FCC Commissioner Michael Copps accused the agency of " playing "Russian roulette with broadband and Internet and more traditional media" at a speech to the YearlyKos convention Thursday. He sees a connection between restrictive broadband policy and media consolidation, Ars Technica reports.
In both cases, "a small number of corporate gatekeepers" now control the public's access to information, an arrangement that threatens to "invert the democratic genius of the Internet." When the Internet first exploded onto the scene, people hailed it as a revolutionary communications tool that would allow for the creation of a truly democratic media in which anyone with a message could get the word out to others. Now, Copps notes that most connections to the Internet are controlled by massive corporations who seem eager to prevent any neutrality safeguards from being placed on the networks they manage.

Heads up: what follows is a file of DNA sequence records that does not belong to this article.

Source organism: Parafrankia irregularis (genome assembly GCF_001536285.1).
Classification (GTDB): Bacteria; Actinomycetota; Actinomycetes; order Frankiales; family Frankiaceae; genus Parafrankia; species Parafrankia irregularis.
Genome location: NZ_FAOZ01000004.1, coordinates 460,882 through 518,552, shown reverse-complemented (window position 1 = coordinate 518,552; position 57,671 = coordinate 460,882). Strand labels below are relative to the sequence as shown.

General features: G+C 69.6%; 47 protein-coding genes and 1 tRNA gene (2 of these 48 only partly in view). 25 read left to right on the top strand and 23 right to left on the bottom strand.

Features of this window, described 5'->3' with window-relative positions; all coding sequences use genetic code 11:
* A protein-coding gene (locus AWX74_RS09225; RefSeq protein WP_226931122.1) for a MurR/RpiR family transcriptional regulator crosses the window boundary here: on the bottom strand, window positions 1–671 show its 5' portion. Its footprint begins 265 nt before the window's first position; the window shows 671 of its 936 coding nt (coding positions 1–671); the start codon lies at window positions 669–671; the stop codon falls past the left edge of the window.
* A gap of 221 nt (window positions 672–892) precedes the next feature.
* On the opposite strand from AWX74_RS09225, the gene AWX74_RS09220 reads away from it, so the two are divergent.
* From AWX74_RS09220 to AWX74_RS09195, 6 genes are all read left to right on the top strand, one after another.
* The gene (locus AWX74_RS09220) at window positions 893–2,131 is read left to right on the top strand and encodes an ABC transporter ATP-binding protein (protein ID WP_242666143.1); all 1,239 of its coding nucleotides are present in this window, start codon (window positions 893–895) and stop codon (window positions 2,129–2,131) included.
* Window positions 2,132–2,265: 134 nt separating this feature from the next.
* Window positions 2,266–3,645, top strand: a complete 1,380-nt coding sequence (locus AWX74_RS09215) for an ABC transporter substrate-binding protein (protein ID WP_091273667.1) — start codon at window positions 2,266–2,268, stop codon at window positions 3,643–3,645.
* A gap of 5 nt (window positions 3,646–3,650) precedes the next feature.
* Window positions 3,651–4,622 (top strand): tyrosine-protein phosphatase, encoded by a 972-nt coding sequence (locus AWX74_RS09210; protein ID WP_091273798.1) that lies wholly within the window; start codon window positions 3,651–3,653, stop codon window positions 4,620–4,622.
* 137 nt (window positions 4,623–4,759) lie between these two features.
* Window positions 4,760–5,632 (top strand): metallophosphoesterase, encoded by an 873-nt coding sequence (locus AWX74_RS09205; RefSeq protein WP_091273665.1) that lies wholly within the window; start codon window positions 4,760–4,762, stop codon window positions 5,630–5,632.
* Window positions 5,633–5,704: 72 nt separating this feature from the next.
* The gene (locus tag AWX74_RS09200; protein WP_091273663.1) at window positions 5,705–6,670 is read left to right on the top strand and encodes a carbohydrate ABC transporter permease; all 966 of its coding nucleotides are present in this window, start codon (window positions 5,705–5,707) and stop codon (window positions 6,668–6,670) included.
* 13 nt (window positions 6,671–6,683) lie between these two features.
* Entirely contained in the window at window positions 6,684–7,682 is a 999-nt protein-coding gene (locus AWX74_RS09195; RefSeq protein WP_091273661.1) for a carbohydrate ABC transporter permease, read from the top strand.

Copps lambasted the notion that a "light regulatory touch" is synomymous with the free marketplace. Copps said he would welcome a true free marketplace where customers could choose from competitive vendors. That doesn't exist, of course; broadband access is controlled by a duopoly.
In his speech, Copps said that broadband in the US is "so poor that every citizen in the country ought to be outraged."
So what's the solution? Copps believes that the US needs to study what other countries are doing. We don't need to mimic their plans, but could learn some valuable lessons about how to create a the conditions under which competition and entrepreneurial activity can prosper.